Federal Farm Bill program offers benefits to producers, wildlife

Kansas Department of Wildlife and Parks federal Farm Bill coordinator Cherrie Nolden reminds agricultural producers that there are fewer than 3,300 acres left in a new allocation of CP33 Conservation Reserve Program contracts designated for counties in eastern Kansas.

“KDWP encourages farmers and producers to sign up for CP33 as soon as possible by visiting a USDA Farm Service Agency office," Nolden says. "Contracts will be approved on a first-come, first-served basis with automatic acceptance of eligible offers. This program plays an important role in providing producers income from low-producing field borders while creating habitat for bobwhite quail, grassland birds, and other wildlife. It makes good economic and conservation sense.”

Producers know that crop yields are lower at field margins, but they may not be aware that these low-yield areas provide an opportunity to benefit wildlife without negatively impacting economic return. A recent study conducted by Mississippi State University showed that if expected corn yield is less than 165 bushels per acre, enrolling 48 feet of field edge in CP33 would be more profitable than cropping that margin. If expected yields were less than 137 bushels per acre, enrollment of up to 120 feet would be economically beneficial. For soybeans yielding less than 37 bushels per acre, buffers as wide as 100 feet would be economically prudent.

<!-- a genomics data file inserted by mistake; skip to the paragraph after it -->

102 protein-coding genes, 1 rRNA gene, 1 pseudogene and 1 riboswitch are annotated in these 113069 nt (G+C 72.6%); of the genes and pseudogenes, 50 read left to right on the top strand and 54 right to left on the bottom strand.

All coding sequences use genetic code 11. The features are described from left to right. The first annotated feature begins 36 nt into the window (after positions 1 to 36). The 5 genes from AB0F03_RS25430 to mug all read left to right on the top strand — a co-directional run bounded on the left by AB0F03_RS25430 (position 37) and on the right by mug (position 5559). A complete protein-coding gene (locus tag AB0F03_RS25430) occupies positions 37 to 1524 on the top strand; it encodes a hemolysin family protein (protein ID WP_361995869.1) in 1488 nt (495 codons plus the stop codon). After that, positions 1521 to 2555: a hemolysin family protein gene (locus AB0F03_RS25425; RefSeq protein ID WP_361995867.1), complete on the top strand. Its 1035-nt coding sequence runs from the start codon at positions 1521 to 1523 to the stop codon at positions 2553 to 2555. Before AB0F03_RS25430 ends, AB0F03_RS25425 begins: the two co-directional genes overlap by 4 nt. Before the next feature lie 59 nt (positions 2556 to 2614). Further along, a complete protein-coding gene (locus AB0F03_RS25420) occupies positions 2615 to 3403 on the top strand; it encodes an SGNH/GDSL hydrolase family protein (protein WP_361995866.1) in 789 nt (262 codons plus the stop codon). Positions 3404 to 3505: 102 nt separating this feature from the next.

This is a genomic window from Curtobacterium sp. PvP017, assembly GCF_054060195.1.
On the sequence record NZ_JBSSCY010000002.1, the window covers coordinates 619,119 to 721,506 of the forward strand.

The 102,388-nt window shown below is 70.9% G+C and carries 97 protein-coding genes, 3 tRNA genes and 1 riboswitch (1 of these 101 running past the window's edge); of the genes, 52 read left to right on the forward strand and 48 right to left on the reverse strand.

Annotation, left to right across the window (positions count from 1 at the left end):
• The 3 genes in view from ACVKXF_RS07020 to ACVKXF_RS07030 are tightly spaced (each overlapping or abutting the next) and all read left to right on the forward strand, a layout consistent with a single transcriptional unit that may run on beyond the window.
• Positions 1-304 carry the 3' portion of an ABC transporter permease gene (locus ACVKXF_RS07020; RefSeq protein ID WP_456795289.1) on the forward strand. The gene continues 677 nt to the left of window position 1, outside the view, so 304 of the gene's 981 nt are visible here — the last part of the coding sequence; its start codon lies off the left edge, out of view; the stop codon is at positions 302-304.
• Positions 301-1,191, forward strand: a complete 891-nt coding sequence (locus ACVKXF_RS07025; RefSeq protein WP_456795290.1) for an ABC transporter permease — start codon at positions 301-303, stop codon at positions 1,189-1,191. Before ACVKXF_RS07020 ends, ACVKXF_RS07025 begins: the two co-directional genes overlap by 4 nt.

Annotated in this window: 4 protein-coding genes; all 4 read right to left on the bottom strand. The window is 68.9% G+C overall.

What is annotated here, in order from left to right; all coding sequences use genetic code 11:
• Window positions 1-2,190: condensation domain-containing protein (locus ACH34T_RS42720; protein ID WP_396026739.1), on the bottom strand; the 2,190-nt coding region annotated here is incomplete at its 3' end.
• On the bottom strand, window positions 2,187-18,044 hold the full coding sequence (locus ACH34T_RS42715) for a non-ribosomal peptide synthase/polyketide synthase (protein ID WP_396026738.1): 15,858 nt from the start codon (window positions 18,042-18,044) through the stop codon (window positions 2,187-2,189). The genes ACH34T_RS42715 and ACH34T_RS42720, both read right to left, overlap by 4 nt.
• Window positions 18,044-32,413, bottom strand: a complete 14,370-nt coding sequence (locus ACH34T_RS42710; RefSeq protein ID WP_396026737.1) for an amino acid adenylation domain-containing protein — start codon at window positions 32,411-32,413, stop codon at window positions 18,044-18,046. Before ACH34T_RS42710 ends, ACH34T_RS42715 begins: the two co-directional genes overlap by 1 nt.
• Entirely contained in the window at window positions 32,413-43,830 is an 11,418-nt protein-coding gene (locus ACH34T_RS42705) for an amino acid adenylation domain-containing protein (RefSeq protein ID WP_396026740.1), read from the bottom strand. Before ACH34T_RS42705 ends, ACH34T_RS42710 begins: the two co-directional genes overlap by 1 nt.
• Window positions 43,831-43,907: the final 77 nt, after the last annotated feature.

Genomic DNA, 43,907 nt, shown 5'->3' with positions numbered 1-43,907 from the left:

This conservation practice -- officially titled "CP 33: Habitat Buffers for Upland Birds" -- provides needed habitat for bobwhite quail, upland birds, reptiles, amphibians, and aquatic species. Many of these species are regionally declining and of conservation concern. The practice must be applied around field edges of eligible cropland and involves planting native warm-season grasses and limited shrubs, if desired.

CP33 has financial incentives to encourage and assist farmers with implementation. Sign-up incentives up to $100 per acre, annual rental payments based on county soil rental rates, cost-share assistance for cover establishment of up to 50 percent of eligible reimbursable practice costs, mid-contract management up to 50 percent of cost, and practice incentive payments up to 40 percent of the eligible establishment cost make it economically feasible, and even profitable, to create wildlife habitat.

Counties that are eligible for sign-up include Washington, Clay, Dickinson, Marion, Butler, Cowley and all other Kansas counties to the east. Eligible producers must have cropped for at least four out of six years from 1996 through 2001, but cropland need not be classified as highly-erodible. Buffers can be from 30-120 feet wide but may not comprise more than 50 percent of a given field.

More information on CP33 is available at local Farm Service Agency and Natural Resources Conservation Service offices, as well as the CP33 fact sheet posted online .

Nolden may be contacted at 620-672-5911.